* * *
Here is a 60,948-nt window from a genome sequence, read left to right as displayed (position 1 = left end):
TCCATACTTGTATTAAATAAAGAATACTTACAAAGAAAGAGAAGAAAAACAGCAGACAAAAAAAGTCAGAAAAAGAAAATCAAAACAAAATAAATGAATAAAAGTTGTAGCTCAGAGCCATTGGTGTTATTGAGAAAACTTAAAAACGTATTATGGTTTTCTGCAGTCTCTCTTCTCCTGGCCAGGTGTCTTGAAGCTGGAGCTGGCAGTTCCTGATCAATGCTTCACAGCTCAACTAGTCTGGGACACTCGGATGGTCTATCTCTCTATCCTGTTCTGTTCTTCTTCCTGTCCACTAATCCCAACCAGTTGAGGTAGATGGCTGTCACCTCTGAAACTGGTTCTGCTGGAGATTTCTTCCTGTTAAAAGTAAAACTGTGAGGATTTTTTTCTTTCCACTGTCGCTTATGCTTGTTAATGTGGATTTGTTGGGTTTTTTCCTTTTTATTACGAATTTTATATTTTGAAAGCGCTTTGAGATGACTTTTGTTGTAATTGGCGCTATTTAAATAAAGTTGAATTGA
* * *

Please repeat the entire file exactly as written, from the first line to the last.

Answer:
Here is a 60,948-nt window from a genome sequence, read left to right as displayed (position 1 = left end):
TCCATACTTGTATTAAATAAAGAATACTTACAAAGAAAGAGAAGAAAAACAGCAGACAAAAAAAGTCAGAAAAAGAAAATCAAAACAAAATAAATGAATAAAAGTTGTAGCTCAGAGCCATTGGTGTTATTGAGAAAACTTAAAAACGTATTATGGTTTTCTGCAGTCTCTCTTCTCCTGGCCAGGTGTCTTGAAGCTGGAGCTGGCAGTTCCTGATCAATGCTTCACAGCTCAACTAGTCTGGGACACTCGGATGGTCTATCTCTCTATCCTGTTCTGTTCTTCTTCCTGTCCACTAATCCCAACCAGTTGAGGTAGATGGCTGTCACCTCTGAAACTGGTTCTGCTGGAGATTTCTTCCTGTTAAAAGTAAAACTGTGAGGATTTTTTTCTTTCCACTGTCGCTTATGCTTGTTAATGTGGATTTGTTGGGTTTTTTCCTTTTTATTACGAATTTTATATTTTGAAAGCGCTTTGAGATGACTTTTGTTGTAATTGGCGCTATTTAAATAAAGTTGAATTGA